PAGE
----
42. [42] X. Zheng, C. Wei, P. Qin, J. Guo, Y. Yu, F. Song, and Z. Chen, “Characteristics of Residential Energy Consumption in China: Findings from a Household Survey,” Energy Policy, Vol.75, pp. 126-135, 2014 (in Chinese).
  43. [43] R. Yang, J. He, S. Li, W. Su, Y. Ren, and X. Li, “Different effects of main influence factors on household energy consumption in three typical rural villages of China,” Energy Reports, Vol.4, pp. 603-618, 2018 (in Chinese).
  44. [44] A. J. Moran, N. Khandpur, M. Polacsek, and E. B. Rimm, “What factors influence ultra-processed food purchases and consumption in households with children? A comparison between participants and non-participants in the Supplemental Nutrition Assistance Program (SNAP),” Appetite, Vol.134, pp. 1-8, 2018.
  45. [45] Y. Nan, Q. Zhou, and L. Huang, “Social Network, Informal Finance, and Household Consumption Behavior: Empirical Evidence Based on Chinese Household Tracking Survey Data,” Rural Economy, Vol.6, pp. 80-86, 2018 (in Chinese).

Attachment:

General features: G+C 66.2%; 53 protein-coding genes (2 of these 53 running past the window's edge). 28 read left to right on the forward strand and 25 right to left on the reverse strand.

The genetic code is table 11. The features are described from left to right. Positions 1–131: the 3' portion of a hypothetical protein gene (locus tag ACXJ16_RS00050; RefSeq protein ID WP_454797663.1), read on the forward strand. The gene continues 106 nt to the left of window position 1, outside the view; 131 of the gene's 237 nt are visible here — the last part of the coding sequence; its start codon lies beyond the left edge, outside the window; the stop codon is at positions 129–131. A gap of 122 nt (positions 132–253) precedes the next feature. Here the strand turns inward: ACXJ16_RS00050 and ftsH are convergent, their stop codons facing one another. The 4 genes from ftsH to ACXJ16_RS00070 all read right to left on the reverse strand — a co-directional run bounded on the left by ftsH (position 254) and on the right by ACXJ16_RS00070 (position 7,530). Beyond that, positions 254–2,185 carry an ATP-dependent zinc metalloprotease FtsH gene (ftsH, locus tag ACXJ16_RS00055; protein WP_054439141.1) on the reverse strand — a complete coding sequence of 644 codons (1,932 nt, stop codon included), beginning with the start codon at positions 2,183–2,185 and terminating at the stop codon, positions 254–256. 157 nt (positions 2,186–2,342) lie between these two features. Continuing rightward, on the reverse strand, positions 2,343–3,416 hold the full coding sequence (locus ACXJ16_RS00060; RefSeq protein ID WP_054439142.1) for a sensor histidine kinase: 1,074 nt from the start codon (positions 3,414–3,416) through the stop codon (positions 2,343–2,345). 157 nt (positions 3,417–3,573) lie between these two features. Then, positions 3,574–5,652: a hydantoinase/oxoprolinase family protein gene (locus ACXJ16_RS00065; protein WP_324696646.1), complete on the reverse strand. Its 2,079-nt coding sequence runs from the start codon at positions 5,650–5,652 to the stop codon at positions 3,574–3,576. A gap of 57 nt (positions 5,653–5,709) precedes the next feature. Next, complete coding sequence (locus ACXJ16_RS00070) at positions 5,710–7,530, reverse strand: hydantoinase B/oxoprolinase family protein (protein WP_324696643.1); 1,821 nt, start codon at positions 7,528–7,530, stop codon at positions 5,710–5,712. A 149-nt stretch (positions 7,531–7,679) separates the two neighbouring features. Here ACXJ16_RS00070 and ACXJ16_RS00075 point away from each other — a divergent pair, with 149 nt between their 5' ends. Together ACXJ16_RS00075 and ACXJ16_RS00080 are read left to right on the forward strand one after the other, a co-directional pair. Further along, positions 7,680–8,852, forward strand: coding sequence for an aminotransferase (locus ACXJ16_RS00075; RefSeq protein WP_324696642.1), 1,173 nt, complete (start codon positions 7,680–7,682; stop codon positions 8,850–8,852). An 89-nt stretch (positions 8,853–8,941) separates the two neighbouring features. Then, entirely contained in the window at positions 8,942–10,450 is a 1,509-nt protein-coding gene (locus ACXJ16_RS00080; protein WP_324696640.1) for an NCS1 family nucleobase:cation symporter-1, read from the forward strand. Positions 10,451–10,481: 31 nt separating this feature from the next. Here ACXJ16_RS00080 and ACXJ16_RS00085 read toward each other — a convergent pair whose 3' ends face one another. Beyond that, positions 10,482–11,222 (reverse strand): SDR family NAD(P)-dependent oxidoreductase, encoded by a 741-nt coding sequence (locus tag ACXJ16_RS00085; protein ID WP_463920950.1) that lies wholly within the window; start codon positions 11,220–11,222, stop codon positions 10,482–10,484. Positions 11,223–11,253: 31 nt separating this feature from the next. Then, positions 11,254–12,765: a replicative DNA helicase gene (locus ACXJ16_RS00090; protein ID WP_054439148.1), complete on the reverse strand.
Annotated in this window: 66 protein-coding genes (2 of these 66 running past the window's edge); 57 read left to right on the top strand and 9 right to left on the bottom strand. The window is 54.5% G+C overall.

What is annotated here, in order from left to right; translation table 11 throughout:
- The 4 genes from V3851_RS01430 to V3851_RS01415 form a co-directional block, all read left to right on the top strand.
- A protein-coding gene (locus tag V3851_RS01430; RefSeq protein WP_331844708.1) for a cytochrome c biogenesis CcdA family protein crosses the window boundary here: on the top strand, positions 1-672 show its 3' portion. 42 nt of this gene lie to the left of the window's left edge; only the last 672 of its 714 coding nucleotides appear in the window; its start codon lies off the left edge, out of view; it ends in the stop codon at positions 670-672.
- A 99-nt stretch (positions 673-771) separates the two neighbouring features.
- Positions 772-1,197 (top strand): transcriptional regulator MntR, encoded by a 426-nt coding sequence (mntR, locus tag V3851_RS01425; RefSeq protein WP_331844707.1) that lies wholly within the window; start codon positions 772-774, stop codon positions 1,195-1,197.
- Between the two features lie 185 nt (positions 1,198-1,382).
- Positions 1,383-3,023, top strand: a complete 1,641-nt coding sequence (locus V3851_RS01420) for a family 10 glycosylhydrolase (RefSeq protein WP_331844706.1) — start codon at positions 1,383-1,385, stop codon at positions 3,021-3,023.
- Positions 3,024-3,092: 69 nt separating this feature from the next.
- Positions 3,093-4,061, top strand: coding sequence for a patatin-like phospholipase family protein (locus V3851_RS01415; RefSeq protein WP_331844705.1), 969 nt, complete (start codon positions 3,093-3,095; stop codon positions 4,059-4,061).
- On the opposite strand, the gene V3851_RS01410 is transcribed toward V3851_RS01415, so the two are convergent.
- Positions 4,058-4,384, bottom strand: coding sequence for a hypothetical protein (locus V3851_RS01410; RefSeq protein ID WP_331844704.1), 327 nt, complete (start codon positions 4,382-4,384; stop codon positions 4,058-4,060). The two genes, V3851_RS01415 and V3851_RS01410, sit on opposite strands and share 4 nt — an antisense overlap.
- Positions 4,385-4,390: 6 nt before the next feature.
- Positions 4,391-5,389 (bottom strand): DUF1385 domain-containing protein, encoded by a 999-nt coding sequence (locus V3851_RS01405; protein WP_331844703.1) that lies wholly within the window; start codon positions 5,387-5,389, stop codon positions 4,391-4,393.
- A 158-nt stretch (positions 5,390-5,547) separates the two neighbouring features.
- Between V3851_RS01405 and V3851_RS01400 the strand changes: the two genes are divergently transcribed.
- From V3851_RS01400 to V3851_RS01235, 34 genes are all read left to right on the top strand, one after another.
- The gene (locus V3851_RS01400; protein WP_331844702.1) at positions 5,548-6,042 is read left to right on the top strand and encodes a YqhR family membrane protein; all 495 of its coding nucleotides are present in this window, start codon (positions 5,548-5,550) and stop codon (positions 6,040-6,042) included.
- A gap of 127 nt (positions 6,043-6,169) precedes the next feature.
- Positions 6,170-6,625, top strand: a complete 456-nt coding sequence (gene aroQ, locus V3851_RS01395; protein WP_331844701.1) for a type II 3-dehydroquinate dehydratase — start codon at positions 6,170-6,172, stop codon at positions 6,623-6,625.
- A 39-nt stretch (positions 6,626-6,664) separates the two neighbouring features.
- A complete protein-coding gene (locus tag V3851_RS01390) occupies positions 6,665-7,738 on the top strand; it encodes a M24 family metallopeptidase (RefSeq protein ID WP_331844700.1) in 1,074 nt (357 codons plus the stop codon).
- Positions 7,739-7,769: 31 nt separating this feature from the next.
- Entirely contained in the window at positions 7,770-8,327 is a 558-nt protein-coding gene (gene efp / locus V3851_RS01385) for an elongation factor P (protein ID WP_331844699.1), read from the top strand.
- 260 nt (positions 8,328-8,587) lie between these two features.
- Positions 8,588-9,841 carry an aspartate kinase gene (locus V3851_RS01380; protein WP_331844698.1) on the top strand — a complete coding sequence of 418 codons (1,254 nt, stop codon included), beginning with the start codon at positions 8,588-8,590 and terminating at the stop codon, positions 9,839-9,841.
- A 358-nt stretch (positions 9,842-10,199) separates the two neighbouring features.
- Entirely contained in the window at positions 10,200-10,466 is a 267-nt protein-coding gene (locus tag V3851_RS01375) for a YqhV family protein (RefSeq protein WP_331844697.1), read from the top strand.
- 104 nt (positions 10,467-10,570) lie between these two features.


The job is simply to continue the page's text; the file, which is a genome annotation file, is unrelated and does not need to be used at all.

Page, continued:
46. [46] Y. Yang, J. Jiang, Z. Yin, and X. Song, “Social Network and Household Consumption in Beijing-Tianjin-Hebei Areas: An Empirical Study Based on CHFS Data,” Research on Economics and Management, Vol.39, No.10, pp. 81-92, 2018 (in Chinese).
  47. [47] T. Zhang, X. Meng, and S. Wang, “The impact of social network on household consumption and real estate investment,” Research on Financial and Economic Issues, No.6, pp. 122-130, 2019 (in Chinese).
  48. [48] H. Cheng, Y. P. Zhi, Z. W. Deng, Q. Gao, and R. Jiang, “Crowding-Out or Crowding-In: Government Health Investment and Household Consumption,” Frontiers in Public Health, Vol.9, Article No.706937, 2021.
  49. [49] H. Nakamura, F. Amimo, S. Yi, S. Tuot, T. Yoshida, M. Tobe, M. M. Rahman, D. Yoneoka, A. Ishizuka, and S. Nomura, “Developing and validating regression models for predicting household consumption to introduce an equitable and sustainable health insurance system in Cambodia,” The Int. J. of Health Planning and Management, Vol.36, No.6, pp. 2094-2105, 2021.